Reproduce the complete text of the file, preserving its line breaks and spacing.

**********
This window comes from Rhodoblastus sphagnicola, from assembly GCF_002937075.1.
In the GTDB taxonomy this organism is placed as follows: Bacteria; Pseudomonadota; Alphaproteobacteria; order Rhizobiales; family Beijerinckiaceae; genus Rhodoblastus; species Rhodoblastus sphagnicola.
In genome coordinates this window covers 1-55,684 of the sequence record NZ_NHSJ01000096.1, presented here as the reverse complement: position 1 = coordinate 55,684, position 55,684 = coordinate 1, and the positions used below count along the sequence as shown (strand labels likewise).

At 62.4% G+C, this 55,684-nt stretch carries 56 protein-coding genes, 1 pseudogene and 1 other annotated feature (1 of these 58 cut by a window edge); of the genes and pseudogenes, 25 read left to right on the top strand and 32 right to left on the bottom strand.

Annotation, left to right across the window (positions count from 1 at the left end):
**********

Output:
This window comes from Rhodoblastus sphagnicola, from assembly GCF_002937075.1.
In the GTDB taxonomy this organism is placed as follows: Bacteria; Pseudomonadota; Alphaproteobacteria; order Rhizobiales; family Beijerinckiaceae; genus Rhodoblastus; species Rhodoblastus sphagnicola.
In genome coordinates this window covers 1-55,684 of the sequence record NZ_NHSJ01000096.1, presented here as the reverse complement: position 1 = coordinate 55,684, position 55,684 = coordinate 1, and the positions used below count along the sequence as shown (strand labels likewise).

At 62.4% G+C, this 55,684-nt stretch carries 56 protein-coding genes, 1 pseudogene and 1 other annotated feature (1 of these 58 cut by a window edge); of the genes and pseudogenes, 25 read left to right on the top strand and 32 right to left on the bottom strand.

Annotation, left to right across the window (positions count from 1 at the left end):